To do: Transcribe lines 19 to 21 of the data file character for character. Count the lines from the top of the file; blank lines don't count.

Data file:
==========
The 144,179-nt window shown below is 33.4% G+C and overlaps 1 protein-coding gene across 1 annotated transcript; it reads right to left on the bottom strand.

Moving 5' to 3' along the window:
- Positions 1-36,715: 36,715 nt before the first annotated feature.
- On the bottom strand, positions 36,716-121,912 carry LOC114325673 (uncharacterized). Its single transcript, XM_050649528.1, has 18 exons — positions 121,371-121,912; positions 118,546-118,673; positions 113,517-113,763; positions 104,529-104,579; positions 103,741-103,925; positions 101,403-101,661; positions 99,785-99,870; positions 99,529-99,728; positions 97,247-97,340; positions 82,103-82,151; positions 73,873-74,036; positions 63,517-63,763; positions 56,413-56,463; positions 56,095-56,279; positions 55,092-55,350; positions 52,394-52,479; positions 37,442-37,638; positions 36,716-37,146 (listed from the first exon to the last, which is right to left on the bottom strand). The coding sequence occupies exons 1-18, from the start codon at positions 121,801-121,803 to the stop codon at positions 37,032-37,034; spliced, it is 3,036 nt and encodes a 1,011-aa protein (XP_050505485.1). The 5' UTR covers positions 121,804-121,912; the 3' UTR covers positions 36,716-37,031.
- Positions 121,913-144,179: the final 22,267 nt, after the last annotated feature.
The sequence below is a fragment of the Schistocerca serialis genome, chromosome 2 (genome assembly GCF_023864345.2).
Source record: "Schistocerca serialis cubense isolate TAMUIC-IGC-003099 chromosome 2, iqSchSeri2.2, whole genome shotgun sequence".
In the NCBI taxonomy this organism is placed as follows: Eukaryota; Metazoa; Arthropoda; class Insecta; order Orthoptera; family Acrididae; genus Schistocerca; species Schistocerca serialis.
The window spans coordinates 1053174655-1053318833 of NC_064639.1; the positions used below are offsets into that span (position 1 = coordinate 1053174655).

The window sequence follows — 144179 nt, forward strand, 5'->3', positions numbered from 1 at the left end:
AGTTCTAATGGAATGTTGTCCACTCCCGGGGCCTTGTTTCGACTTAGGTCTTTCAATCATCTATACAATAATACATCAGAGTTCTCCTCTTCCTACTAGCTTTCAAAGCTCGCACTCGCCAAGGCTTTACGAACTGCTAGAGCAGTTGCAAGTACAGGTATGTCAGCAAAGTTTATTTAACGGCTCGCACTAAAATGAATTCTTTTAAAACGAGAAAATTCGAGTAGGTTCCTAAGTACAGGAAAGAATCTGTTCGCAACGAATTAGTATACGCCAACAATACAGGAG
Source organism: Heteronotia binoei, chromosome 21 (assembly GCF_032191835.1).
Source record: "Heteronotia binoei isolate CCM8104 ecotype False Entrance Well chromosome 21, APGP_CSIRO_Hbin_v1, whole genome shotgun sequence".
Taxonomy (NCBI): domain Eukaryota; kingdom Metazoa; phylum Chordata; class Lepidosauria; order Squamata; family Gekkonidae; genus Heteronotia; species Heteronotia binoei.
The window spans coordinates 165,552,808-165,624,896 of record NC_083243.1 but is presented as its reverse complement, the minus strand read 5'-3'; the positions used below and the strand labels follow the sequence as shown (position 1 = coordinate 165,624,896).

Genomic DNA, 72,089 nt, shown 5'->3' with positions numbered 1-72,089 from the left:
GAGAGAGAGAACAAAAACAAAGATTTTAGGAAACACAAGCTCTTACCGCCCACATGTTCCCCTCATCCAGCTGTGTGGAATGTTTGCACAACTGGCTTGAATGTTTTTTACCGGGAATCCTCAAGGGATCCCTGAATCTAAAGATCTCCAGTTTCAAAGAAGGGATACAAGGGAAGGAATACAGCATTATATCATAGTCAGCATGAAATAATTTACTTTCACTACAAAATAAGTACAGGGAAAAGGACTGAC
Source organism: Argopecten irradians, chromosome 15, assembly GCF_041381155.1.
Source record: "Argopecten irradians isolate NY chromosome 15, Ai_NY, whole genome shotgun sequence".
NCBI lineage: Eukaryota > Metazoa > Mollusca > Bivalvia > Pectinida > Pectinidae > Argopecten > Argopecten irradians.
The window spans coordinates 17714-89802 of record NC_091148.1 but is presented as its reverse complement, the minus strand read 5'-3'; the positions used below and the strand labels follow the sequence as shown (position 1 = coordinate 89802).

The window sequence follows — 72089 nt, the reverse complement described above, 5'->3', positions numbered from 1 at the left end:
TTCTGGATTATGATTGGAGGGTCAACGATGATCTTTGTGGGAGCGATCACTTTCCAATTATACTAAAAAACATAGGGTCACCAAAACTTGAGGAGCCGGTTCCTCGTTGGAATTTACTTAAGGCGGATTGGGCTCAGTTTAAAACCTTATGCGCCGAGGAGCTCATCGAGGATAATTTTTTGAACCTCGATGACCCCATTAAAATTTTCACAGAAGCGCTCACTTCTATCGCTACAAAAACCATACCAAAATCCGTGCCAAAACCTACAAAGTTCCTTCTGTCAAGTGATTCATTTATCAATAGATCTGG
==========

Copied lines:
Source record: "Argopecten irradians isolate NY chromosome 15, Ai_NY, whole genome shotgun sequence".
NCBI lineage: Eukaryota > Metazoa > Mollusca > Bivalvia > Pectinida > Pectinidae > Argopecten > Argopecten irradians.
The window spans coordinates 17714-89802 of record NC_091148.1 but is presented as its reverse complement, the minus strand read 5'-3'; the positions used below and the strand labels follow the sequence as shown (position 1 = coordinate 89802).